Profile: Kohler Art Library (UW)
If Gertrude Stein was correct, a rose is a rose is a rose, but a book is not always a book. Books are also works of art. The Kohler Art Library holds more than 1,000 artists’ books, one of a kind or limited edition works, created as works of art.
The library’s primary mission is to serve the education of art and art education students and support the Chazen Museum, provides not just information but a sense of inspiration, of thinking of art differently, says director Lyn Korenic, and the artists’ book collection is one of the ways the library does this.
“The practice of browsing is paramount,” says Lyn Korenic. “They’re just looking. I think the art historian and the art student learn a lot on their own. Only they know what they’re looking for and when they find it.”
Artists’ books, books made by artists as works of art, began to emerge as an art form in the 1960s. Unlike paintings, for example, “artists’ books are meant to be handled.” The Kohler’s collection was started in the early 1970s under director William C. Bunce. The collection acts as an outreach tool, drawing patrons of all ages and from throughout the state.
Korenic has brought in classes from the Madison area, from Madison College and Edgewood College; Clark College in Dubuque; Chicago. Patrons ranging in age from teen-age members of Girl Scout troops to senior citizens. The Girl Scouts who visited recently were working on their Book Arts badge, making books. This is often the case; patrons are often working on books of their own.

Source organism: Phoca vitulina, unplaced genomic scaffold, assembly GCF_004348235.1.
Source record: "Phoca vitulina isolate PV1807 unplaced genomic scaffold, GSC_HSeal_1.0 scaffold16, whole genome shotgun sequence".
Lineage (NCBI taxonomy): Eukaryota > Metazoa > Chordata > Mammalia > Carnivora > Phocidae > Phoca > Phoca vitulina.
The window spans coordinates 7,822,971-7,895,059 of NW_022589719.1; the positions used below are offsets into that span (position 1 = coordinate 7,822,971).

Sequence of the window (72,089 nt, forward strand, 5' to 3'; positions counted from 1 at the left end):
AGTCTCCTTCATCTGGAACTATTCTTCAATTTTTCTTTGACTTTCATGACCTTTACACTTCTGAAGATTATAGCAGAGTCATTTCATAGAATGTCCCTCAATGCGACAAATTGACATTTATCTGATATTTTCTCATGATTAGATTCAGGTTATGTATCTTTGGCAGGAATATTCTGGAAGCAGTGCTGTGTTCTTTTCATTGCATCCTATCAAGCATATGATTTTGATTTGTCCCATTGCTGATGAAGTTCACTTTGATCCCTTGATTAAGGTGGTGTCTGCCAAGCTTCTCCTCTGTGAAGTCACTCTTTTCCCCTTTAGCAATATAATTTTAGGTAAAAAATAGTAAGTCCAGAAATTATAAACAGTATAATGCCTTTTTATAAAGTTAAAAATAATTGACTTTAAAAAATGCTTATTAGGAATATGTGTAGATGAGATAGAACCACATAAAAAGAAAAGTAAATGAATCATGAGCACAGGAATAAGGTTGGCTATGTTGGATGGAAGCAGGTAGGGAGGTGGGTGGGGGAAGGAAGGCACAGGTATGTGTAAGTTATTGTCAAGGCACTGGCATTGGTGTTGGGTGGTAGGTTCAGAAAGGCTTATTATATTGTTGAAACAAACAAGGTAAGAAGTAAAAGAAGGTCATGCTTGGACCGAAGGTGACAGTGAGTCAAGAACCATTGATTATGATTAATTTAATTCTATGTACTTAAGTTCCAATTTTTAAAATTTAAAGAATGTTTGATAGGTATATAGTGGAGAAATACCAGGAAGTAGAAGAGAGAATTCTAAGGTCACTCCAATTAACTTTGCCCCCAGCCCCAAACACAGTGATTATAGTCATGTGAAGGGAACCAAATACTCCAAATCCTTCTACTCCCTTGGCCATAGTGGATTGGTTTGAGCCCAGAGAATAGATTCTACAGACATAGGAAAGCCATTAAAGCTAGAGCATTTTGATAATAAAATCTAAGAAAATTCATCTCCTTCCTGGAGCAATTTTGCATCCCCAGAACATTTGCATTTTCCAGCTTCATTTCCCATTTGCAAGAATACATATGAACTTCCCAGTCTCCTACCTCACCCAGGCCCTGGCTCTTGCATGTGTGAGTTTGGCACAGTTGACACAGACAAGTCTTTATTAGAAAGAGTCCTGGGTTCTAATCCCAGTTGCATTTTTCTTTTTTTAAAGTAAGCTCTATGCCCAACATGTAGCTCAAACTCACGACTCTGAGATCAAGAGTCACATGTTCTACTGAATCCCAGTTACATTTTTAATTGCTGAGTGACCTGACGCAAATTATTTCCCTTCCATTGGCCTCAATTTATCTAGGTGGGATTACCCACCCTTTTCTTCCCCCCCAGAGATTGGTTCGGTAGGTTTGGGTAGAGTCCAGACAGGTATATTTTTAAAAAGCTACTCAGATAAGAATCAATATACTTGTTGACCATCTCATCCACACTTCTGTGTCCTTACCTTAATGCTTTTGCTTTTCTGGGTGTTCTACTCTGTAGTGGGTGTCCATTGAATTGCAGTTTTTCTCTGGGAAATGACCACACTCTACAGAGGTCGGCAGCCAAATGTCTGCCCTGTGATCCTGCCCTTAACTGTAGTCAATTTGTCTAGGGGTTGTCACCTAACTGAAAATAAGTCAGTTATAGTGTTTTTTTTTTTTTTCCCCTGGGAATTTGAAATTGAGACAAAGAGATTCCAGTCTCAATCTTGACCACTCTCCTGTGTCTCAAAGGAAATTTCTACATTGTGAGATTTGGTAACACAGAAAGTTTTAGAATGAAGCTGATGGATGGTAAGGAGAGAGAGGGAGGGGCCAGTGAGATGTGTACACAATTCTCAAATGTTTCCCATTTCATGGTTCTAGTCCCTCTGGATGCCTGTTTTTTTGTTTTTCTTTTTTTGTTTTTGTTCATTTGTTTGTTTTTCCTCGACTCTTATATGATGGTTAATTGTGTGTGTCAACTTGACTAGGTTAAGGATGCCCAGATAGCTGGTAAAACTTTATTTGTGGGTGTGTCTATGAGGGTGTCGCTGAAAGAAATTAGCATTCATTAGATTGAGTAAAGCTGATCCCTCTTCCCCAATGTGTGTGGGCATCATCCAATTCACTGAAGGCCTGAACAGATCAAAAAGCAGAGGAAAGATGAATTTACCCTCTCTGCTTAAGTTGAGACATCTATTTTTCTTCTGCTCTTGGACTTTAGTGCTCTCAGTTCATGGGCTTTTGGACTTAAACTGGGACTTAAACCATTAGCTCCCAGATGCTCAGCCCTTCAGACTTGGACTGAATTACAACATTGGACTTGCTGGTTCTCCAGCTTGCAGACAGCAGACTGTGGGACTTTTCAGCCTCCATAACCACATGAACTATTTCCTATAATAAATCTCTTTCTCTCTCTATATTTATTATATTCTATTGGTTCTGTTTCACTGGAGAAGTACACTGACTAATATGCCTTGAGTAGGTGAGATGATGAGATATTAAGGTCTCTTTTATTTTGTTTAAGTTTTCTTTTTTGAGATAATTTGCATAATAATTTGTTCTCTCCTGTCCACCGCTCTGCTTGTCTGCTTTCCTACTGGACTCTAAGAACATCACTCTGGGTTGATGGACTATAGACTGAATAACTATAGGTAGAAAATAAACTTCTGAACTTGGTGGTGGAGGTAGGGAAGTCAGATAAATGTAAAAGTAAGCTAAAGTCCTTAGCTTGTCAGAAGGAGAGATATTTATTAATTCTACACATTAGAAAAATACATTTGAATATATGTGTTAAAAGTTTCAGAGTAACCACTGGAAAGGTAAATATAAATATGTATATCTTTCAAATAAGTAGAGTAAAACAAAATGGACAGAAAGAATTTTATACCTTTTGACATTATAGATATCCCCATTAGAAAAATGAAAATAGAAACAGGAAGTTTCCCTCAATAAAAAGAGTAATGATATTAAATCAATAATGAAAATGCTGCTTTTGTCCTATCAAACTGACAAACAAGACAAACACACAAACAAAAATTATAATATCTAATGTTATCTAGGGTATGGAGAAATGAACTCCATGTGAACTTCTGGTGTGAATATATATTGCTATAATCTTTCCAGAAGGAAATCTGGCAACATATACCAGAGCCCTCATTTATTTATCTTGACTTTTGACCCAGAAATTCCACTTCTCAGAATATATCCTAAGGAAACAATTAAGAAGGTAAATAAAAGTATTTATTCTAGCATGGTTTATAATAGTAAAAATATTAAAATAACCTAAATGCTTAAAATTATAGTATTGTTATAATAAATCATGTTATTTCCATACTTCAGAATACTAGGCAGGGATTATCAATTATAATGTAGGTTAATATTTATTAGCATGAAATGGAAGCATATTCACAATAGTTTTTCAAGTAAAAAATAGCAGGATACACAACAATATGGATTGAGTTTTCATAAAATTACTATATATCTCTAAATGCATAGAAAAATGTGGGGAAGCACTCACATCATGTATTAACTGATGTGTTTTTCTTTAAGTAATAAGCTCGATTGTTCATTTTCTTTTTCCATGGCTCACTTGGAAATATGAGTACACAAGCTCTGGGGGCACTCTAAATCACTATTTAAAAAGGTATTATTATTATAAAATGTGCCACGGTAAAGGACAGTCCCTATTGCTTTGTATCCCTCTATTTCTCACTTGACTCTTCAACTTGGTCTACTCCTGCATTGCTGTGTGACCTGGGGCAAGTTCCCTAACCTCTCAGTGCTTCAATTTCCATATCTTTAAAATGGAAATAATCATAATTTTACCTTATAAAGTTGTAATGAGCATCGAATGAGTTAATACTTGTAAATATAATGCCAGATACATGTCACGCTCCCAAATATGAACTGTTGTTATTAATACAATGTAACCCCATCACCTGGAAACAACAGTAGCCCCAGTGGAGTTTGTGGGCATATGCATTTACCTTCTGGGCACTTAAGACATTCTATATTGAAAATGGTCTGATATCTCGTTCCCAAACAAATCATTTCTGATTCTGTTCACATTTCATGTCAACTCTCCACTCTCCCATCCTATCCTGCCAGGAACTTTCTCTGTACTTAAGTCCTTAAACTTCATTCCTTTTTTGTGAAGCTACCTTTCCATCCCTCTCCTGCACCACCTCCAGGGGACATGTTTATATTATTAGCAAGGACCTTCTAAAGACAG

(Full disclosure: I learned of the artists’ book collection through Carol Chase Bjerke, whose work is in the collection. I also took a bookmaking workshop from her.)
“It starts with the teacher who’s making the books,” says Korenic. The teachers are both arts teachers and creative writing teachers. Korenic also takes the collection on tour, to the Children’s Museum, for example, and to Alzheimer’s groups. Last year, an average year, she used the collection for 40 sessions with 400 people. Her development plans are to improve “accessibility and outreach,” do more preservation for the collection, and work with the ARLIS thesaurus to improve subject terms for cataloging.
She is also looking for unusual formats, unusual materials and works that push the envelope. She is looking to build minority representation, social justice, women’s issues, and works that combine art and other disciplines.
If you would like to browse the collection online, it can be found at https://uwdc.library.wisc.edu/collections/ArtistsBks/
For a directory of artists’ book collections at other institutions, visit
Q&A with Lisa Abler
Position: I am an assistant scientist at UW-Madison.
Describe your current job: I incorporate many aspects of my library training into my lab job. Specifically, I have an interest in data management and curation. Our lab generates considerable amounts of data in the form of urinary function testing results and sample imaging…and we are just one small group. I work to help lab members and our collaborators with naming, saving and storing the data they generate, both to make those data accessible to the lab as a whole and to ensure we can relocate or revisit unutilized or incomplete data at a later date if desired or necessary.
My job as a scientist focuses on benign diseases that contribute to lower urinary tract symptoms such as urgency, frequency, nighttime urination, incomplete emptying, etc. My current project involves investigating the associations between obesity/diabetes, obstructive sleep apnea and lower urinary tract symptoms.